As they put in The German Ideology“This development of the productive forces is an absolutely necessary practical premise [of communism], because without it want is generalised, and with want the struggle for necessities begins again, and that means that all the old crap must revive.” (1846, Vol 1.)

I, for one, would be interested to learn what, if anything, Pena has in mind to put in place that might avert a revival of all that “old crap” in his version of an “ecological socialism”. For material scarcity is bad news for socialism and bad news for the environment as well.  Yet one gets the distinct impression that Pena scorns the need for a developed infrastructure and the opportunity to take advantage of the best that modern technology has to offer in favour of us all wearing hair shirts.

For scarcity is what Pena is urging us to embrace with all the stoicism of a Tibetan monk.  At least Tibetan monks have the charity of others to fall back upon for their means of subsistence but a whole society cannot depend on this.

We have already seen how the logic of what he is arguing for would result in a profligate waste of resources through the application of his own version of the law of value which he recommends for an “ecological socialist” society. Now we see how a decline in output is likely to be assured through the preferential treatment or compensation he proposes to accord sweaty manual labourers like myself based on our comparatively greater “expenditure of metabolic energy”.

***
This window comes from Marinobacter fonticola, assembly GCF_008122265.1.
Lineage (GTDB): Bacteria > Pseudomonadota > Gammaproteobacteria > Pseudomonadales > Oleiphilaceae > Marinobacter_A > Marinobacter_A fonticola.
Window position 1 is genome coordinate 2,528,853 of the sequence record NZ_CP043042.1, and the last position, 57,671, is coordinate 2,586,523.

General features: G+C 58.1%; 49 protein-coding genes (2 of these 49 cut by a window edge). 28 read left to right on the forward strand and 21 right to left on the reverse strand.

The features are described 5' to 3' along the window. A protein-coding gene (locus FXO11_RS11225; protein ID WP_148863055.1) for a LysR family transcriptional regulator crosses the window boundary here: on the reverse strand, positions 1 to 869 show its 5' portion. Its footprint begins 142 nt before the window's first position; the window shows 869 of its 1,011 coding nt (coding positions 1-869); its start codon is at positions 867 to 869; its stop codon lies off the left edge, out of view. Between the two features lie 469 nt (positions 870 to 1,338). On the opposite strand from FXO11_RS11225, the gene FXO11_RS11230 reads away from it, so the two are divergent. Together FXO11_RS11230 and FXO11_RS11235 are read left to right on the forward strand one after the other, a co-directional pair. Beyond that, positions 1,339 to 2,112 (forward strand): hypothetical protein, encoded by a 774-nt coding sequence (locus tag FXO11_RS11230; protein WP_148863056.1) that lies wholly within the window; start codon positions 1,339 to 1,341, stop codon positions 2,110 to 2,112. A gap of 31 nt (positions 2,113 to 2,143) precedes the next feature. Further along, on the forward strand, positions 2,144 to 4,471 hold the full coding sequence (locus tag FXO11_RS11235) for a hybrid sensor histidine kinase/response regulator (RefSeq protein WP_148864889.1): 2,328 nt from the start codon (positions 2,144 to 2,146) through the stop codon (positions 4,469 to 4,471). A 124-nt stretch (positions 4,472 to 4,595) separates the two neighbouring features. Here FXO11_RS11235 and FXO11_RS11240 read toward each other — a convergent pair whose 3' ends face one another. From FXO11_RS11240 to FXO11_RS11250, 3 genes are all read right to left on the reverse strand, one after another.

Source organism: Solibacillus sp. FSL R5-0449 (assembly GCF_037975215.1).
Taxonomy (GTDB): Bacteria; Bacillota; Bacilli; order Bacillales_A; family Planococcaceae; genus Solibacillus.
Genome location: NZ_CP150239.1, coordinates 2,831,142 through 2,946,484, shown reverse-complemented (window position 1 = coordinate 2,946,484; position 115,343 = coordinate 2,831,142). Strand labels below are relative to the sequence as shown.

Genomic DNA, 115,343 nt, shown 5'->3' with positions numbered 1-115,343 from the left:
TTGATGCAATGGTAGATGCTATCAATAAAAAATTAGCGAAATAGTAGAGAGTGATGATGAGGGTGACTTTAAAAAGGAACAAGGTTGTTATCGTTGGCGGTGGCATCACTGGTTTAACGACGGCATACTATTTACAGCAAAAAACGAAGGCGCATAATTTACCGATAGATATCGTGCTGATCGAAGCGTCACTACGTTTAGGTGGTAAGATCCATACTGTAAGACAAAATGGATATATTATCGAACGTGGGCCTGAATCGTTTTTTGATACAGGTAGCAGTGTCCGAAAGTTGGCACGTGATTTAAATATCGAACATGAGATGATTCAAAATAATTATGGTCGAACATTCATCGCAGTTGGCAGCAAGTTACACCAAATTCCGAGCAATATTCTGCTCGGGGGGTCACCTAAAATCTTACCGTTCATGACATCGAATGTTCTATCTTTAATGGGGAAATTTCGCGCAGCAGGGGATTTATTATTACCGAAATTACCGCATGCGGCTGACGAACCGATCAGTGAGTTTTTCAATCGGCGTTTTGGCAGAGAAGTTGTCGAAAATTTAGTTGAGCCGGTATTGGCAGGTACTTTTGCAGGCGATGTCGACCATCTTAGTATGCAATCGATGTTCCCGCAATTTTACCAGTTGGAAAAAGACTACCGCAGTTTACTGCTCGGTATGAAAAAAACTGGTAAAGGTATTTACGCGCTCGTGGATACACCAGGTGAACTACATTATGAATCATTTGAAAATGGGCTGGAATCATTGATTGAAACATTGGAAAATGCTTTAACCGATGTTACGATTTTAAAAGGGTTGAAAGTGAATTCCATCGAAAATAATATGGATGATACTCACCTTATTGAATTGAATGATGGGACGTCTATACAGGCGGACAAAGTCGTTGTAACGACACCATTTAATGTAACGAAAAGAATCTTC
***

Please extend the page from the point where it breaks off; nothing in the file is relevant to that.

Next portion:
What better inducement can there be for us to abandon the machines that lighten our toil than the fact that we would get paid more? But in abandoning the machines we also diminish our productivity and what we are able to produce. He should not be surprised if his hair-shirted proletarians rise up in protest as times get progressively harder.  Come back Pol Pot, all is forgiven.   There will seemingly be little need, or call for, desk-bound scientists, doctors and engineers, and little attraction for such occupations anyway, in David Pena’s utopia.

However, paradoxical though it may seem, the one thing that can kill off greed and the competitive scramble for goods that drives it, is abundance – or, to be more precise, the possibility for individuals to freely appropriate what they need without the barrier of market exchange.  Let me illustrate this with a practical example.

Some years ago I lived in a small spa town in southern Spain.  The water that flows non-stop into the numerous fountains dotted around the town is to all intents and purpose the same water that is bottled by the bottling plant located just outside the town that is then sold on to various supermarket chains throughout the region and beyond. The former is freely available to take without limit but you, frankly, don’t find the good citizens of the town frenetically rushing to the nearest fountain to fill up every available container they can lay their hands on.  There is simply no need to.  They know the water is always going to be available for them to take whenever they need to.  Curiously (under the circumstances) the bottled version of the same water is stocked in the local supermarket and, needless to say, comes with a price tag.